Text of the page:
DOI: 10.1101/495630Dec 13, 2018Paper

Antibiotic usage promotes the evolution of resistance against gepotidacin, a novel multi-targeting drug

BioRxiv : the Preprint Server for Biology
Petra SziliAkos Nyerges


Multi-targeting antibiotics, i.e. single compounds capable to inhibit two or more bacterial targets offer a promising therapeutic strategy, but information on resistance evolution against such drugs is scarce. Gepotidacin is an antibiotic candidate that selectively inhibits both bacterial DNA gyrase and topoisomerase IV. In a susceptible organism, Klebsiella pneumoniae , a combination of two specific mutations in these target proteins provide an over 2000-fold increment in resistance, while individually none of these mutations affect resistance significantly. Alarmingly, gepotidacin-resistant strains are found to be as virulent as the wild-type K. pneumoniae strain in a murine model, and extensive cross-resistance was demonstrated between gepotidacin and ciprofloxacin, a fluoroquinolone antibiotic widely employed in clinical practice. This suggests that numerous fluoroquinolone-resistant pathogenic isolates carry mutations which would promote the evolution of clinically significant resistance against gepotidacin in the future. We conclude that prolonged antibiotic usage could select for mutations that serve as stepping-stones towards resistance against antimicrobial compounds still under development. More generally, our researc...Continue Reading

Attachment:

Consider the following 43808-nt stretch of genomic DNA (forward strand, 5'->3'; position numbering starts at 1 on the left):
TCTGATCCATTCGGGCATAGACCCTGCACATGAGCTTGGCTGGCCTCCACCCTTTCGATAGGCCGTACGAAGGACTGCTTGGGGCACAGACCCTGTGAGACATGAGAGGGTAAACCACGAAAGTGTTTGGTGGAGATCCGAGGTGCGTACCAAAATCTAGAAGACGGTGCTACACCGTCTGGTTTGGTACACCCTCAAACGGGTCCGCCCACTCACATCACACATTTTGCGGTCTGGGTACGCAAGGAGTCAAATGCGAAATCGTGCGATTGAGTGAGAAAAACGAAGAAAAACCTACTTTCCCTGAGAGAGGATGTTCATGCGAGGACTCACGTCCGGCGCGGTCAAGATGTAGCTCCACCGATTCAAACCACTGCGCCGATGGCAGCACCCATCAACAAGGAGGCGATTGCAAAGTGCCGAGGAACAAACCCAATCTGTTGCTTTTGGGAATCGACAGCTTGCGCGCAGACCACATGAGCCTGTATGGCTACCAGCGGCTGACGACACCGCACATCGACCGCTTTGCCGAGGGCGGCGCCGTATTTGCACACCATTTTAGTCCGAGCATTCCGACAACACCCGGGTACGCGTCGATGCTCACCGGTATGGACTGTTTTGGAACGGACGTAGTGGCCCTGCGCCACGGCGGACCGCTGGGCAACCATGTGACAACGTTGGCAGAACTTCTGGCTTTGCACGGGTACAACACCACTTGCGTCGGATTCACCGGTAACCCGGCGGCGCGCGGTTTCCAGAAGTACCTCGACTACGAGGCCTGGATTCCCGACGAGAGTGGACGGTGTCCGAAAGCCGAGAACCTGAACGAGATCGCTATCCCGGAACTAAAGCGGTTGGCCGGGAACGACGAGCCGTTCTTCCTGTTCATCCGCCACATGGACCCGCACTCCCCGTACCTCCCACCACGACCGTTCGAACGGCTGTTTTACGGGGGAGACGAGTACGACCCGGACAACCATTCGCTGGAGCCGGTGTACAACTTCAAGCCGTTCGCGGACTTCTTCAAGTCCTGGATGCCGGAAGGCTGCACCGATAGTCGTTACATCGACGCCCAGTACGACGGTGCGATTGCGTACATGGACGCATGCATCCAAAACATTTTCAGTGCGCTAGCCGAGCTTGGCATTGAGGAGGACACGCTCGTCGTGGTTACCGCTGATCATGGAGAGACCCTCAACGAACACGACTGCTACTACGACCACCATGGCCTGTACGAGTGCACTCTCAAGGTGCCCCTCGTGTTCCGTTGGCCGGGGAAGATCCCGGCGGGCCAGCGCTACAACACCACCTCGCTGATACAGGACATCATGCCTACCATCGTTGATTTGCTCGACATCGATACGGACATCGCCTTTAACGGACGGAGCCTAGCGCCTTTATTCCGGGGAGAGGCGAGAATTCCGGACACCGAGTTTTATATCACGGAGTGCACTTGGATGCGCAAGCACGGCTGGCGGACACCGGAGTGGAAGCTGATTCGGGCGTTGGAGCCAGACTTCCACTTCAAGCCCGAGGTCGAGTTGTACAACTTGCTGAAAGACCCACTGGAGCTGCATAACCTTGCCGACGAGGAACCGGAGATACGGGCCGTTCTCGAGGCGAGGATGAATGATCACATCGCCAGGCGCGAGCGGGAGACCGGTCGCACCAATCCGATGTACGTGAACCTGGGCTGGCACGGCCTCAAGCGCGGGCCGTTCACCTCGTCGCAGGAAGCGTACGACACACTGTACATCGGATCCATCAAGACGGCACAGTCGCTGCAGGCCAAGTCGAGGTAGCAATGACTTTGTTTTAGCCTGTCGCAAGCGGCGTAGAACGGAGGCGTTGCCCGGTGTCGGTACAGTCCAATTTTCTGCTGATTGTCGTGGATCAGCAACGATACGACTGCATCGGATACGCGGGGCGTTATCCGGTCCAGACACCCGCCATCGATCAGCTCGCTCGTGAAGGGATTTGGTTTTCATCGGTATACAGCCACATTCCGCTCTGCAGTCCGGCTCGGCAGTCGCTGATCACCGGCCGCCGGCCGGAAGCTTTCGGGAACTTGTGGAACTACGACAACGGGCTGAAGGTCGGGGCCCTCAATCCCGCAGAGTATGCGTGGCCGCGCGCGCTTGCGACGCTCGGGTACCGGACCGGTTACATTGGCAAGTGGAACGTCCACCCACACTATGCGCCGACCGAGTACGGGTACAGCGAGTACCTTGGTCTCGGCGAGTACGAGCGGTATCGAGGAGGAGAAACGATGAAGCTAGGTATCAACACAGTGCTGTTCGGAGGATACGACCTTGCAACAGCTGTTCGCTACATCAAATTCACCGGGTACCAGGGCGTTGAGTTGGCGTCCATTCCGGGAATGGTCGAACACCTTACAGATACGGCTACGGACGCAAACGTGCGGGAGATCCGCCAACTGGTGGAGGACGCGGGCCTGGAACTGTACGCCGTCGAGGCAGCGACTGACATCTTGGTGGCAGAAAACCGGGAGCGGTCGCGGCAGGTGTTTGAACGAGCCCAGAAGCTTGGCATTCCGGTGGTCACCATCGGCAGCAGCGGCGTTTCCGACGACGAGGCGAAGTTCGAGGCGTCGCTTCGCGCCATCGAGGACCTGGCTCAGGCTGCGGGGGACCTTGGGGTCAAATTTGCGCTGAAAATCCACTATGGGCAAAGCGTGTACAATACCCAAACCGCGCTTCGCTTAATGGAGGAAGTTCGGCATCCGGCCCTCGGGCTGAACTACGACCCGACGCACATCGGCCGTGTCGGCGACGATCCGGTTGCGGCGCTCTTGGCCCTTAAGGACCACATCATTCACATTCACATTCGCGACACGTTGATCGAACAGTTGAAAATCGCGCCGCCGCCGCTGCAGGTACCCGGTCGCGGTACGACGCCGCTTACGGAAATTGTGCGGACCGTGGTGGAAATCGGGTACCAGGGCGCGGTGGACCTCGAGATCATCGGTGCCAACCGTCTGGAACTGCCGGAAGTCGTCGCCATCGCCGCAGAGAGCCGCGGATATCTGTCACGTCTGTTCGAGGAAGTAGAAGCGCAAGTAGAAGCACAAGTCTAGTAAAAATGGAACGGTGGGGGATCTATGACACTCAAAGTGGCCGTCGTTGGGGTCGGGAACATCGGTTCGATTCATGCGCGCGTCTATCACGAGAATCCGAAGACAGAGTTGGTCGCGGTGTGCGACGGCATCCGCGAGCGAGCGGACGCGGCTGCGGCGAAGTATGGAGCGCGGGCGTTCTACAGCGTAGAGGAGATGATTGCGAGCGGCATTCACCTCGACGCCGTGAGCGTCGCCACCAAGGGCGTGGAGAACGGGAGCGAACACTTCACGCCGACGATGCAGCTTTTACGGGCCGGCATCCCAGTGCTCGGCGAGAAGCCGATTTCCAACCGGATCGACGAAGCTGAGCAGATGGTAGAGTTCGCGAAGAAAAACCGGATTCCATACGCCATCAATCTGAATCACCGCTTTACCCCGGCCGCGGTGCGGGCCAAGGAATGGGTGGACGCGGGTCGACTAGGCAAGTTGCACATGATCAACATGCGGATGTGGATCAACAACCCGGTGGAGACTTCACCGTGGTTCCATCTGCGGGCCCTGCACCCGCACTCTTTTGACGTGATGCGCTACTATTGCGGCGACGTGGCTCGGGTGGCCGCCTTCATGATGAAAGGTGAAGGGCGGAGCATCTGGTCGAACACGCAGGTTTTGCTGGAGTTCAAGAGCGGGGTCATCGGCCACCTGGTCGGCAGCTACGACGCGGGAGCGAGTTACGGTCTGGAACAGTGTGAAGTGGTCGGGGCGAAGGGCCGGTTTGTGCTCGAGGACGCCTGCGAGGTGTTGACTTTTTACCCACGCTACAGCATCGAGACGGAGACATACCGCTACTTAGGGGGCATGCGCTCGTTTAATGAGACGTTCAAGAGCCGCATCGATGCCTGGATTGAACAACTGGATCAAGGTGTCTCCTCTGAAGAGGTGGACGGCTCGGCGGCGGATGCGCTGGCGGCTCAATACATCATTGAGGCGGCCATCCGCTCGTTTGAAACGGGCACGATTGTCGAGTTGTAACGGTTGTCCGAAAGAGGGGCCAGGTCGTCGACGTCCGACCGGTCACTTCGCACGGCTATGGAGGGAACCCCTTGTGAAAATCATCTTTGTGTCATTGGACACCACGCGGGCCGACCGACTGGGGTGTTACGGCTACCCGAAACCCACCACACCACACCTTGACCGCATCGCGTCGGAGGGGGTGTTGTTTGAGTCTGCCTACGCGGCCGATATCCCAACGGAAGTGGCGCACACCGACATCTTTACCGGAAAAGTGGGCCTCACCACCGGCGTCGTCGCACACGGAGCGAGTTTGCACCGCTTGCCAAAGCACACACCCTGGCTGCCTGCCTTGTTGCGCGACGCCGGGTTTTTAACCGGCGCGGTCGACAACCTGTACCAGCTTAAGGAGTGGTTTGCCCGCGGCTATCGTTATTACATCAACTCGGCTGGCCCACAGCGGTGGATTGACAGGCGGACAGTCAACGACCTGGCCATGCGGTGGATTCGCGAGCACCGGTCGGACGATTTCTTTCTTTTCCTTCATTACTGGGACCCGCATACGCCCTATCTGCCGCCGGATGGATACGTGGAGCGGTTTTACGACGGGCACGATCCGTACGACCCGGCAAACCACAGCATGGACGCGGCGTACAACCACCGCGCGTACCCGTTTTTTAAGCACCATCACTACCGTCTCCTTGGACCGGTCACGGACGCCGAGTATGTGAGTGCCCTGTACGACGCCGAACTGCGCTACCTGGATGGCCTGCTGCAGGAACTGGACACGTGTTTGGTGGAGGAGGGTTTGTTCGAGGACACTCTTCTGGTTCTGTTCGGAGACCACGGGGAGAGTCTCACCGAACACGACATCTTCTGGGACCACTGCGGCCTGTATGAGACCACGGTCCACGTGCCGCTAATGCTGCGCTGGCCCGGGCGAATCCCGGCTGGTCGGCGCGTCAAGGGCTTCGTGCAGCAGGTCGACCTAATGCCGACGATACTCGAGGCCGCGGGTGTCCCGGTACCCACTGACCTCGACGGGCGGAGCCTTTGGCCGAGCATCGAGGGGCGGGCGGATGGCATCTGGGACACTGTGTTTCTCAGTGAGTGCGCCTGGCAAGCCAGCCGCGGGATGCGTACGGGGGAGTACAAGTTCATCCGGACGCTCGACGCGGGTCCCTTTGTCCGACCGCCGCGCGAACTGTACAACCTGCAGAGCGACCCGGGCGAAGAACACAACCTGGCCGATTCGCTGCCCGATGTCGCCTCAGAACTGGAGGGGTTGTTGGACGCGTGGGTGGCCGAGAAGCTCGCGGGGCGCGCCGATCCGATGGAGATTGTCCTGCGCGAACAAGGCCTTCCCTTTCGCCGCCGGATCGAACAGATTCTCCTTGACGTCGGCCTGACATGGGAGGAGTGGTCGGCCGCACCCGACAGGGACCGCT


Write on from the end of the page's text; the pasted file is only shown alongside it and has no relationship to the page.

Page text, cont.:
Related Concepts

Klebsiella pneumoniae
DNA Topoisomerase IV
DNA Gyrase
Virulence Factors

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